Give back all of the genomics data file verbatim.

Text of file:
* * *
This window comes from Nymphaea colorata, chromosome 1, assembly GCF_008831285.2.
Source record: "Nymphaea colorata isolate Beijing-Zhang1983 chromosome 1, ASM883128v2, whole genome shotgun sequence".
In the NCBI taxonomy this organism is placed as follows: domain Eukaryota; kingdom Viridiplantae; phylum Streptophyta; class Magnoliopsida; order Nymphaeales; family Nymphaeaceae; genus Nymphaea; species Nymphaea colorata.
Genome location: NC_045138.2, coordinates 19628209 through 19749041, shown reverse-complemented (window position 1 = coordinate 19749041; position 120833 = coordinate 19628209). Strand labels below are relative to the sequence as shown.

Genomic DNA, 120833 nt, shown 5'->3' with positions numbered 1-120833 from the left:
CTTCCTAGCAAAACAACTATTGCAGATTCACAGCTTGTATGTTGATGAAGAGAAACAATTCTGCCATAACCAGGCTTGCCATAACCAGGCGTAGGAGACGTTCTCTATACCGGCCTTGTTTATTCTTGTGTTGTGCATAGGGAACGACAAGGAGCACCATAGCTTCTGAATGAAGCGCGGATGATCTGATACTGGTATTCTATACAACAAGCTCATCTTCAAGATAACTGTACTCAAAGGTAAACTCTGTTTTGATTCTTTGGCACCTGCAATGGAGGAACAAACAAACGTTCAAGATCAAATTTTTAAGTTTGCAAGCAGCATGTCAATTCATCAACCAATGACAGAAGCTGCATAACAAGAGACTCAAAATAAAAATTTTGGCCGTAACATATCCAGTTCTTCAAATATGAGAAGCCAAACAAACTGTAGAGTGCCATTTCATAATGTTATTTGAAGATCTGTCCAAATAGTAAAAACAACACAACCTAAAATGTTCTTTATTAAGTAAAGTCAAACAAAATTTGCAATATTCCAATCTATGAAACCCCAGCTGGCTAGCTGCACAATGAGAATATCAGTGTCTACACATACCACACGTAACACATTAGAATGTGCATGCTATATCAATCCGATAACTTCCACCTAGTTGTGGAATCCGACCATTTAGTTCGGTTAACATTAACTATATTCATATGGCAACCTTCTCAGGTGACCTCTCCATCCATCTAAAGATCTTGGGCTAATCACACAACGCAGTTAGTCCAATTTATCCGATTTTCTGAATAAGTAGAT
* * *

This window comes from Nymphaea colorata, chromosome 1, assembly GCF_008831285.2.
Source record: "Nymphaea colorata isolate Beijing-Zhang1983 chromosome 1, ASM883128v2, whole genome shotgun sequence".
In the NCBI taxonomy this organism is placed as follows: domain Eukaryota; kingdom Viridiplantae; phylum Streptophyta; class Magnoliopsida; order Nymphaeales; family Nymphaeaceae; genus Nymphaea; species Nymphaea colorata.
Genome location: NC_045138.2, coordinates 19628209 through 19749041, shown reverse-complemented (window position 1 = coordinate 19749041; position 120833 = coordinate 19628209). Strand labels below are relative to the sequence as shown.

Genomic DNA, 120833 nt, shown 5'->3' with positions numbered 1-120833 from the left:
CTTCCTAGCAAAACAACTATTGCAGATTCACAGCTTGTATGTTGATGAAGAGAAACAATTCTGCCATAACCAGGCTTGCCATAACCAGGCGTAGGAGACGTTCTCTATACCGGCCTTGTTTATTCTTGTGTTGTGCATAGGGAACGACAAGGAGCACCATAGCTTCTGAATGAAGCGCGGATGATCTGATACTGGTATTCTATACAACAAGCTCATCTTCAAGATAACTGTACTCAAAGGTAAACTCTGTTTTGATTCTTTGGCACCTGCAATGGAGGAACAAACAAACGTTCAAGATCAAATTTTTAAGTTTGCAAGCAGCATGTCAATTCATCAACCAATGACAGAAGCTGCATAACAAGAGACTCAAAATAAAAATTTTGGCCGTAACATATCCAGTTCTTCAAATATGAGAAGCCAAACAAACTGTAGAGTGCCATTTCATAATGTTATTTGAAGATCTGTCCAAATAGTAAAAACAACACAACCTAAAATGTTCTTTATTAAGTAAAGTCAAACAAAATTTGCAATATTCCAATCTATGAAACCCCAGCTGGCTAGCTGCACAATGAGAATATCAGTGTCTACACATACCACACGTAACACATTAGAATGTGCATGCTATATCAATCCGATAACTTCCACCTAGTTGTGGAATCCGACCATTTAGTTCGGTTAACATTAACTATATTCATATGGCAACCTTCTCAGGTGACCTCTCCATCCATCTAAAGATCTTGGGCTAATCACACAACGCAGTTAGTCCAATTTATCCGATTTTCTGAATAAGTAGAT